The comic series Seekers into the Mystery very much fits:
More sci-fi, and a graphic novel, but there's Moonshadow by the same author:
November 6th, 2014, 06:06 AM #8
- Join Date
- Aug 2014
Not sure if this is what you are looking for but some authors like Bakker or Scholes have philosophical themes in their books.
November 6th, 2014, 09:48 PM #9
- Join Date
- Mar 2013
Try older Fantasy
I am glad you posted this because it kind of made me reflect on the Fantasy books that I have read over the years. While i am definitely not the most well-read here on this site, I have been a fairly prolific reader in the books/series/authors that I do like. I guess what I mean is that I usually try new authors only when I am waiting for books to be released by the authors that I have previously read and liked, while some here are constantly on the lookout for new authors to try. Recently, I have rectified this a bit and been very happy with the new authors I have read.... but I digress...
When I first read your OP, I thought to myself.... there are all kinds of fantasy.... especially high fantasy.... that have the working to save the world/for the greater good style of altruistic heroes, but as I thought about it more, I realized that these types of stories are fewer and more far between in the more recent books...... at least the ones that I have read.
So I would check out some of the older series.... The older Shannara books..... Eddings has this higher good concept.... Although Salvatore gets kind of beat-up these days (80 bazzillion Drizzt books) his main character Drizzt is a figure that is continuing to rise above his heritage and is constantly striving towards bettering himself by making things better for all. He has many internal conversations regarding his progress.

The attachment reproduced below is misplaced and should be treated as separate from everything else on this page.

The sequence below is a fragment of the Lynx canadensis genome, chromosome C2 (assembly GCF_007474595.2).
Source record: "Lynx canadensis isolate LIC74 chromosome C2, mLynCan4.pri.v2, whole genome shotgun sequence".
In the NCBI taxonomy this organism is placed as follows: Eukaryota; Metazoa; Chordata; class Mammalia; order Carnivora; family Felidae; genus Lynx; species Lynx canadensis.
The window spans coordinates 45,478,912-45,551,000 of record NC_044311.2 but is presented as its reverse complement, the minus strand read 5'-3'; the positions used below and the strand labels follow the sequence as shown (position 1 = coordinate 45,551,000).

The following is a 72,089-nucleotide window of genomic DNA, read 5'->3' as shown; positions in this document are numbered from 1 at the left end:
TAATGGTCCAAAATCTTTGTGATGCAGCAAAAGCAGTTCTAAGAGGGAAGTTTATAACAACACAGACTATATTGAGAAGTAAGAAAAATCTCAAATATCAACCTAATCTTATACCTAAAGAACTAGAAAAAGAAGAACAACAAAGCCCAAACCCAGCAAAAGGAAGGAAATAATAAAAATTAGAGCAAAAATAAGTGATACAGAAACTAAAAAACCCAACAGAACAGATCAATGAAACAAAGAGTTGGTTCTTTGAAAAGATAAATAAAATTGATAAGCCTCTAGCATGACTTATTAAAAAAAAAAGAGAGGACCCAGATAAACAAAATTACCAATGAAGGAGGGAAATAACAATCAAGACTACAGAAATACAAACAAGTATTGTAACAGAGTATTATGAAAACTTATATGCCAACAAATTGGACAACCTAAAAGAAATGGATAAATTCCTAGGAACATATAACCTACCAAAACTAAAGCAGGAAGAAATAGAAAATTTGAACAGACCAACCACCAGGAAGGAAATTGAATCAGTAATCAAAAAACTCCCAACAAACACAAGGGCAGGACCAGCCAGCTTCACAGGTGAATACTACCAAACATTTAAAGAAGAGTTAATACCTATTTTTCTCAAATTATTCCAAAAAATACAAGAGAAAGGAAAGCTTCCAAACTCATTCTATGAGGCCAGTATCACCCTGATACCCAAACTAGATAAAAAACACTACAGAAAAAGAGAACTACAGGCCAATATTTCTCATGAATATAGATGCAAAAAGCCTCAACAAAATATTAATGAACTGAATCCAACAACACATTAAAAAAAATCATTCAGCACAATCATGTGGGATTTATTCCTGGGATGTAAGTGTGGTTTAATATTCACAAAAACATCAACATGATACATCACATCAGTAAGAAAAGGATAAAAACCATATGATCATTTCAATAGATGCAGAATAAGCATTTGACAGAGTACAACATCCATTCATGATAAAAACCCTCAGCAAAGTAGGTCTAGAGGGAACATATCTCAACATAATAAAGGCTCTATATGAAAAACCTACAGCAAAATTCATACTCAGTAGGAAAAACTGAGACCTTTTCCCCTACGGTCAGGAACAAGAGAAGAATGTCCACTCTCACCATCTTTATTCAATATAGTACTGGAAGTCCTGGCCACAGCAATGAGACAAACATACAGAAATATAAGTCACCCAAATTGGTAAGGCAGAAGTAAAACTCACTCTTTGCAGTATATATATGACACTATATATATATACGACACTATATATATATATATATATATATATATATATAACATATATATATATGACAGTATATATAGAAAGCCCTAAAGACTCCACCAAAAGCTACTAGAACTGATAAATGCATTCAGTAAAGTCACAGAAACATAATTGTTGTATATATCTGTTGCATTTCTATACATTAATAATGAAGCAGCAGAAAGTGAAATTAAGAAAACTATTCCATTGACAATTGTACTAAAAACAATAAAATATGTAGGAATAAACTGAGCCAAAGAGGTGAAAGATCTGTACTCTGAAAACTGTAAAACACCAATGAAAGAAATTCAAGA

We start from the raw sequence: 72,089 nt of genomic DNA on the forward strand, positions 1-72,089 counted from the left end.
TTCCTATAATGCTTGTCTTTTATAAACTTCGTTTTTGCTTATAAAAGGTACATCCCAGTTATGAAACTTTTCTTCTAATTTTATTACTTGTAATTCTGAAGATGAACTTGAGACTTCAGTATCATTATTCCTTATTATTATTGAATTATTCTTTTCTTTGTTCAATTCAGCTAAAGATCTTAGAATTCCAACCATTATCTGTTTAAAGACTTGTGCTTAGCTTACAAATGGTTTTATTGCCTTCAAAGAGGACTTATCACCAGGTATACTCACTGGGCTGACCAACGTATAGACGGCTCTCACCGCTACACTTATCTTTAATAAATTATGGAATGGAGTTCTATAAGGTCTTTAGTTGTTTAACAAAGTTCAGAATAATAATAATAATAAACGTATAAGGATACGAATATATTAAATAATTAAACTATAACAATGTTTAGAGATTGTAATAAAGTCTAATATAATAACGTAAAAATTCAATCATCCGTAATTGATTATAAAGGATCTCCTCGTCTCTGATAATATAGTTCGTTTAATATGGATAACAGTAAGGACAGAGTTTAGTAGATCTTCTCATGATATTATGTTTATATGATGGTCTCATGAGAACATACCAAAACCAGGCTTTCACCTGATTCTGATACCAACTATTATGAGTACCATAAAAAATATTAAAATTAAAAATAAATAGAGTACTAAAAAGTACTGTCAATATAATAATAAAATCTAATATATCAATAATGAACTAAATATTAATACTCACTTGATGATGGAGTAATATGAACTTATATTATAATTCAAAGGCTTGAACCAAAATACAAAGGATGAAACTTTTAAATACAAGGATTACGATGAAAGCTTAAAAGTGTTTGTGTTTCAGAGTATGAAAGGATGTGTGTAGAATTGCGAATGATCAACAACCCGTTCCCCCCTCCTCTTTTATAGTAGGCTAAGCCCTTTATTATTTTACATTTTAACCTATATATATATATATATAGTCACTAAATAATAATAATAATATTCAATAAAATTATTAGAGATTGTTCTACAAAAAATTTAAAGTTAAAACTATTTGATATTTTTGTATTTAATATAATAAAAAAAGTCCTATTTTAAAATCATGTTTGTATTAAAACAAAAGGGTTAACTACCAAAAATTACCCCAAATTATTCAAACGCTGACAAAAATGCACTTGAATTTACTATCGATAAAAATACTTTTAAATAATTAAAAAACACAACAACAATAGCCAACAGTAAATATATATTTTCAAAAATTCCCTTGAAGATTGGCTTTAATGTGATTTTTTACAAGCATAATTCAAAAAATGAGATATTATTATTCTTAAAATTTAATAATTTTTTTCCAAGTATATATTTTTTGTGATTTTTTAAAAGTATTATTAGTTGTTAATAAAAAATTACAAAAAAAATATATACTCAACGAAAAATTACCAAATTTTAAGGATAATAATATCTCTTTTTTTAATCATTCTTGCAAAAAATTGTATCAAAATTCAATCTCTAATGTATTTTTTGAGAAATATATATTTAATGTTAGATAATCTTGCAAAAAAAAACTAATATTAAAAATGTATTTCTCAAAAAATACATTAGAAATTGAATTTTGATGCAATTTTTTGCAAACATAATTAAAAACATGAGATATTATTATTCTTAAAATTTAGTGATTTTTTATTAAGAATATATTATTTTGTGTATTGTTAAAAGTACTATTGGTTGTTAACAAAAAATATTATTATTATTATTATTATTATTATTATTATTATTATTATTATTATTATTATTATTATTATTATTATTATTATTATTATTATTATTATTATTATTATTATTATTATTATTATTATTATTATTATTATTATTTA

One last thing.... Bakker is a really good author, but unless I am misreading your OP (wouldn't be the first time I have misread something), I don't think his second apocalypse is what you are looking for AFA you OP goes. Bard is definitely 100% correct about philosophical writing in Bakker's work, but it is more like moral conundrums and as far as I can see it, nothing to do with higher goodness or spirituality. Maybe Faith, but more in the line of perverting the faith of others in order for Kellhus to gain his objectives..... whether his objectives are good or bad is unclear to me at this time, but his methods are .... pretty evil. I think his work is important and would recommend that you try it at some point.... I just don't think it is a good fit with the criteria of your OP.
November 10th, 2014, 02:17 PM #10
- Join Date
- Aug 2009
- Middle TN
The Star Wars universe books would tend to focus on good protagonists and struggles over what is the greater good. Probably if you focus on jedi oriented books. I've read a few many moons ago and they were fun.
And its Science Fantasy so I figured it was worth a mention.
November 12th, 2014, 10:23 AM #11
Ted Dekker Circle Series
If what you're looking for is a fantasy that has prominant christian undertones, check out Ted Dekker's Circle Series. It follows the story of a man who travels between our world and a fantastical world when he sleeps in either.
November 16th, 2014, 11:48 AM #12
- Join Date
- Dec 2010
The Deed of Paksnarrion by Elizabeth Moon may be just what you are looking for - it is the tale of an ordinary warrior who finds her spirituality and grows into something more through finding/accepting her humanity. Another series that is very different but which might work for you in a different way is the Imager series by L.E. Modesitt, Jr. In the first three books of the series the philosophy/spirituality is explored through weekly attendance at spiritual meetings and discussions of what basically is the homily. Good luck finding what you are looking for
November 18th, 2014, 07:36 PM #13
Tad William's Memory Sorrow Thorn is about an entire nation that is basically a kind of "Christian" religion. There's even a Pope-like character etc...
Also I just finished CS Friedman's Magister's Triology and one of the main characters is, for all intents and purposes, a monk turned "Christian-like" king.
I'm guessing Narnia had been mentioned?